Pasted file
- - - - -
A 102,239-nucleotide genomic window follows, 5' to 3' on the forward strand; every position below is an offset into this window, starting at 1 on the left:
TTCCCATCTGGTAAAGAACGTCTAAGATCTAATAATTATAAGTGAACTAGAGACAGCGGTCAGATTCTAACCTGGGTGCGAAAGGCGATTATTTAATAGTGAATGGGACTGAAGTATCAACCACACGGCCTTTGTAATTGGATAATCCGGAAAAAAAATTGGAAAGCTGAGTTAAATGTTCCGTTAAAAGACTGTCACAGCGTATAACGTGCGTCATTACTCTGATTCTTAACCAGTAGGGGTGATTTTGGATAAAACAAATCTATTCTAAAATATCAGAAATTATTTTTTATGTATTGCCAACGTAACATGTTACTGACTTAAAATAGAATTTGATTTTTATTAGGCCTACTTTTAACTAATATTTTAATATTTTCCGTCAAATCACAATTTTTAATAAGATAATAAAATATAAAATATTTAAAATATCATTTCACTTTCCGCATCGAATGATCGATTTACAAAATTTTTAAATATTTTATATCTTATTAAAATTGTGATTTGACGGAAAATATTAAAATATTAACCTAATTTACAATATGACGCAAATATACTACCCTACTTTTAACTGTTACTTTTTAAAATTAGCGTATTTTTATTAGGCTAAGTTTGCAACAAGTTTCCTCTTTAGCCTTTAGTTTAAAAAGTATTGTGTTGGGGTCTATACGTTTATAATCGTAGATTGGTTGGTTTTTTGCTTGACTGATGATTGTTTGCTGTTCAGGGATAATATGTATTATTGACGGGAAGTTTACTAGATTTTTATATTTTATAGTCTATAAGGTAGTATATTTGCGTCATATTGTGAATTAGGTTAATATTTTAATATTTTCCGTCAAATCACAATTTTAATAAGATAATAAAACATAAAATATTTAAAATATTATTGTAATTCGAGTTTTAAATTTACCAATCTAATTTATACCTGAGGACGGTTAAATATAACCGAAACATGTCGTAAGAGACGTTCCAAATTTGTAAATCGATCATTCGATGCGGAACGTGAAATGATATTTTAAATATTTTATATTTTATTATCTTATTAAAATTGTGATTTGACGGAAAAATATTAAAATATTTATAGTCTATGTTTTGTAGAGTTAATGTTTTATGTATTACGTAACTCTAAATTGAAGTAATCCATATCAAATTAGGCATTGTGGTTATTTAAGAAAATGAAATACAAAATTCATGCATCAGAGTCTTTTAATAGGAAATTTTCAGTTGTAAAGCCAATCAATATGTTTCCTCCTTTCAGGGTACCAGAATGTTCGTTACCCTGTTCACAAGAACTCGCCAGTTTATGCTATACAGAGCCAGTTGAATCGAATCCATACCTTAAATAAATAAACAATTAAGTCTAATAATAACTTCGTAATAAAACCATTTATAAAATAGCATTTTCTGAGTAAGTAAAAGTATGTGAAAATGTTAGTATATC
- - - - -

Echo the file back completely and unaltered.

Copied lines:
A 102,239-nucleotide genomic window follows, 5' to 3' on the forward strand; every position below is an offset into this window, starting at 1 on the left:
TTCCCATCTGGTAAAGAACGTCTAAGATCTAATAATTATAAGTGAACTAGAGACAGCGGTCAGATTCTAACCTGGGTGCGAAAGGCGATTATTTAATAGTGAATGGGACTGAAGTATCAACCACACGGCCTTTGTAATTGGATAATCCGGAAAAAAAATTGGAAAGCTGAGTTAAATGTTCCGTTAAAAGACTGTCACAGCGTATAACGTGCGTCATTACTCTGATTCTTAACCAGTAGGGGTGATTTTGGATAAAACAAATCTATTCTAAAATATCAGAAATTATTTTTTATGTATTGCCAACGTAACATGTTACTGACTTAAAATAGAATTTGATTTTTATTAGGCCTACTTTTAACTAATATTTTAATATTTTCCGTCAAATCACAATTTTTAATAAGATAATAAAATATAAAATATTTAAAATATCATTTCACTTTCCGCATCGAATGATCGATTTACAAAATTTTTAAATATTTTATATCTTATTAAAATTGTGATTTGACGGAAAATATTAAAATATTAACCTAATTTACAATATGACGCAAATATACTACCCTACTTTTAACTGTTACTTTTTAAAATTAGCGTATTTTTATTAGGCTAAGTTTGCAACAAGTTTCCTCTTTAGCCTTTAGTTTAAAAAGTATTGTGTTGGGGTCTATACGTTTATAATCGTAGATTGGTTGGTTTTTTGCTTGACTGATGATTGTTTGCTGTTCAGGGATAATATGTATTATTGACGGGAAGTTTACTAGATTTTTATATTTTATAGTCTATAAGGTAGTATATTTGCGTCATATTGTGAATTAGGTTAATATTTTAATATTTTCCGTCAAATCACAATTTTAATAAGATAATAAAACATAAAATATTTAAAATATTATTGTAATTCGAGTTTTAAATTTACCAATCTAATTTATACCTGAGGACGGTTAAATATAACCGAAACATGTCGTAAGAGACGTTCCAAATTTGTAAATCGATCATTCGATGCGGAACGTGAAATGATATTTTAAATATTTTATATTTTATTATCTTATTAAAATTGTGATTTGACGGAAAAATATTAAAATATTTATAGTCTATGTTTTGTAGAGTTAATGTTTTATGTATTACGTAACTCTAAATTGAAGTAATCCATATCAAATTAGGCATTGTGGTTATTTAAGAAAATGAAATACAAAATTCATGCATCAGAGTCTTTTAATAGGAAATTTTCAGTTGTAAAGCCAATCAATATGTTTCCTCCTTTCAGGGTACCAGAATGTTCGTTACCCTGTTCACAAGAACTCGCCAGTTTATGCTATACAGAGCCAGTTGAATCGAATCCATACCTTAAATAAATAAACAATTAAGTCTAATAATAACTTCGTAATAAAACCATTTATAAAATAGCATTTTCTGAGTAAGTAAAAGTATGTGAAAATGTTAGTATATC